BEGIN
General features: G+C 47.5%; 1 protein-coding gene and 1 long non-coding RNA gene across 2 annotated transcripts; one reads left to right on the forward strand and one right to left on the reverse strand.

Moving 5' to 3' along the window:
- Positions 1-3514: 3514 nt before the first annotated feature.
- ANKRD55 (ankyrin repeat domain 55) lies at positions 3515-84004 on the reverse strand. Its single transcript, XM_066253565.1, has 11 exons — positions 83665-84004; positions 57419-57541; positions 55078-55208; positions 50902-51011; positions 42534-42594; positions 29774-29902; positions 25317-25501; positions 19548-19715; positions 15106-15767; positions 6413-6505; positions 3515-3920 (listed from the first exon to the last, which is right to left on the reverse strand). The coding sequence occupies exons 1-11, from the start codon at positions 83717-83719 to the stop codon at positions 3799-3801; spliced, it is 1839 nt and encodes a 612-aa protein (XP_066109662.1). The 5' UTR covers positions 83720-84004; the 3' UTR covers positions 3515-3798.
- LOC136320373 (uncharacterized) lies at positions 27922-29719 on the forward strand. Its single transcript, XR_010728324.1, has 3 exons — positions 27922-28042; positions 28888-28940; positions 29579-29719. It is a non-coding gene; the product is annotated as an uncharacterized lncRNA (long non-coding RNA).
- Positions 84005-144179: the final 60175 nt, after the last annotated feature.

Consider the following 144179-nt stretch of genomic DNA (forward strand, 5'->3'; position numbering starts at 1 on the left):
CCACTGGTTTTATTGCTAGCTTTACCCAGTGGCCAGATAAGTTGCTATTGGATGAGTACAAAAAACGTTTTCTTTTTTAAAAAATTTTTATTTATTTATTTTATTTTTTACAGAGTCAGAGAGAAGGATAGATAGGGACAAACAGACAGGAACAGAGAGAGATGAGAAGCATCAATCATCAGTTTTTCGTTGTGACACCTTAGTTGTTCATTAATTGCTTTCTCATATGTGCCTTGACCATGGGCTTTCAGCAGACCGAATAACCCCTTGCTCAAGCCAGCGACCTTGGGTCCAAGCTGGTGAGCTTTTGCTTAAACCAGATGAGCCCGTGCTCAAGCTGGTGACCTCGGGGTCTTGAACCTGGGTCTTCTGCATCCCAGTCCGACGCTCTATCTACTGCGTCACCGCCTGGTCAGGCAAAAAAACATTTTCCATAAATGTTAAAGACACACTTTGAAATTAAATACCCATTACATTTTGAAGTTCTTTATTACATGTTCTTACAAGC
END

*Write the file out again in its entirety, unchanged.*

General features: G+C 47.5%; 1 protein-coding gene and 1 long non-coding RNA gene across 2 annotated transcripts; one reads left to right on the forward strand and one right to left on the reverse strand.

Moving 5' to 3' along the window:
- Positions 1-3514: 3514 nt before the first annotated feature.
- ANKRD55 (ankyrin repeat domain 55) lies at positions 3515-84004 on the reverse strand. Its single transcript, XM_066253565.1, has 11 exons — positions 83665-84004; positions 57419-57541; positions 55078-55208; positions 50902-51011; positions 42534-42594; positions 29774-29902; positions 25317-25501; positions 19548-19715; positions 15106-15767; positions 6413-6505; positions 3515-3920 (listed from the first exon to the last, which is right to left on the reverse strand). The coding sequence occupies exons 1-11, from the start codon at positions 83717-83719 to the stop codon at positions 3799-3801; spliced, it is 1839 nt and encodes a 612-aa protein (XP_066109662.1). The 5' UTR covers positions 83720-84004; the 3' UTR covers positions 3515-3798.
- LOC136320373 (uncharacterized) lies at positions 27922-29719 on the forward strand. Its single transcript, XR_010728324.1, has 3 exons — positions 27922-28042; positions 28888-28940; positions 29579-29719. It is a non-coding gene; the product is annotated as an uncharacterized lncRNA (long non-coding RNA).
- Positions 84005-144179: the final 60175 nt, after the last annotated feature.

Consider the following 144179-nt stretch of genomic DNA (forward strand, 5'->3'; position numbering starts at 1 on the left):
CCACTGGTTTTATTGCTAGCTTTACCCAGTGGCCAGATAAGTTGCTATTGGATGAGTACAAAAAACGTTTTCTTTTTTAAAAAATTTTTATTTATTTATTTTATTTTTTACAGAGTCAGAGAGAAGGATAGATAGGGACAAACAGACAGGAACAGAGAGAGATGAGAAGCATCAATCATCAGTTTTTCGTTGTGACACCTTAGTTGTTCATTAATTGCTTTCTCATATGTGCCTTGACCATGGGCTTTCAGCAGACCGAATAACCCCTTGCTCAAGCCAGCGACCTTGGGTCCAAGCTGGTGAGCTTTTGCTTAAACCAGATGAGCCCGTGCTCAAGCTGGTGACCTCGGGGTCTTGAACCTGGGTCTTCTGCATCCCAGTCCGACGCTCTATCTACTGCGTCACCGCCTGGTCAGGCAAAAAAACATTTTCCATAAATGTTAAAGACACACTTTGAAATTAAATACCCATTACATTTTGAAGTTCTTTATTACATGTTCTTACAAGC